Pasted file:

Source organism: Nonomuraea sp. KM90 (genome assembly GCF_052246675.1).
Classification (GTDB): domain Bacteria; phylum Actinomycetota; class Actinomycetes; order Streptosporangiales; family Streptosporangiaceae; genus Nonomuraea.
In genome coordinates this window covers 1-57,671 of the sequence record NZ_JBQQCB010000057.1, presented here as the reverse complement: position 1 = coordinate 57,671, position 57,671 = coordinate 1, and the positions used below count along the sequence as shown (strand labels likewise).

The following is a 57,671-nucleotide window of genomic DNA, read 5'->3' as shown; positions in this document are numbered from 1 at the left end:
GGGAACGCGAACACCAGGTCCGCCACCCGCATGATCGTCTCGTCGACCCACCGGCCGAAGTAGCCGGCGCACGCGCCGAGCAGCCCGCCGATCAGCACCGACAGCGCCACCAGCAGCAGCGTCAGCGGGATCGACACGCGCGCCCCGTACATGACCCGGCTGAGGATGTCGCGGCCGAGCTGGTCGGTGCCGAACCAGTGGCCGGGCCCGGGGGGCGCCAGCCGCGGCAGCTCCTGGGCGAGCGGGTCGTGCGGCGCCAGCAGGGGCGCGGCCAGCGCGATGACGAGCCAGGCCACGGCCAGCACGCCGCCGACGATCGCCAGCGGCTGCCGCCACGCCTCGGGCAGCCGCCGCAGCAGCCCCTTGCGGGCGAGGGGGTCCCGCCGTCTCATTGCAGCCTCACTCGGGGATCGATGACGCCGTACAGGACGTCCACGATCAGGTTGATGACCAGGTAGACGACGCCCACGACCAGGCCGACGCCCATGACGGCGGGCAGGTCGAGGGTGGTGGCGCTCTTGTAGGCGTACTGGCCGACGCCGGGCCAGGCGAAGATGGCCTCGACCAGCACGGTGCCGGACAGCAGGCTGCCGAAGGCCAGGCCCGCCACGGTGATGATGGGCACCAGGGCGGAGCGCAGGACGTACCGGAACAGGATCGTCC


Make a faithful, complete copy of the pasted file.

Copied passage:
Source organism: Nonomuraea sp. KM90 (genome assembly GCF_052246675.1).
Classification (GTDB): domain Bacteria; phylum Actinomycetota; class Actinomycetes; order Streptosporangiales; family Streptosporangiaceae; genus Nonomuraea.
In genome coordinates this window covers 1-57,671 of the sequence record NZ_JBQQCB010000057.1, presented here as the reverse complement: position 1 = coordinate 57,671, position 57,671 = coordinate 1, and the positions used below count along the sequence as shown (strand labels likewise).

The following is a 57,671-nucleotide window of genomic DNA, read 5'->3' as shown; positions in this document are numbered from 1 at the left end:
GGGAACGCGAACACCAGGTCCGCCACCCGCATGATCGTCTCGTCGACCCACCGGCCGAAGTAGCCGGCGCACGCGCCGAGCAGCCCGCCGATCAGCACCGACAGCGCCACCAGCAGCAGCGTCAGCGGGATCGACACGCGCGCCCCGTACATGACCCGGCTGAGGATGTCGCGGCCGAGCTGGTCGGTGCCGAACCAGTGGCCGGGCCCGGGGGGCGCCAGCCGCGGCAGCTCCTGGGCGAGCGGGTCGTGCGGCGCCAGCAGGGGCGCGGCCAGCGCGATGACGAGCCAGGCCACGGCCAGCACGCCGCCGACGATCGCCAGCGGCTGCCGCCACGCCTCGGGCAGCCGCCGCAGCAGCCCCTTGCGGGCGAGGGGGTCCCGCCGTCTCATTGCAGCCTCACTCGGGGATCGATGACGCCGTACAGGACGTCCACGATCAGGTTGATGACCAGGTAGACGACGCCCACGACCAGGCCGACGCCCATGACGGCGGGCAGGTCGAGGGTGGTGGCGCTCTTGTAGGCGTACTGGCCGACGCCGGGCCAGGCGAAGATGGCCTCGACCAGCACGGTGCCGGACAGCAGGCTGCCGAAGGCCAGGCCCGCCACGGTGATGATGGGCACCAGGGCGGAGCGCAGGACGTACCGGAACAGGATCGTCC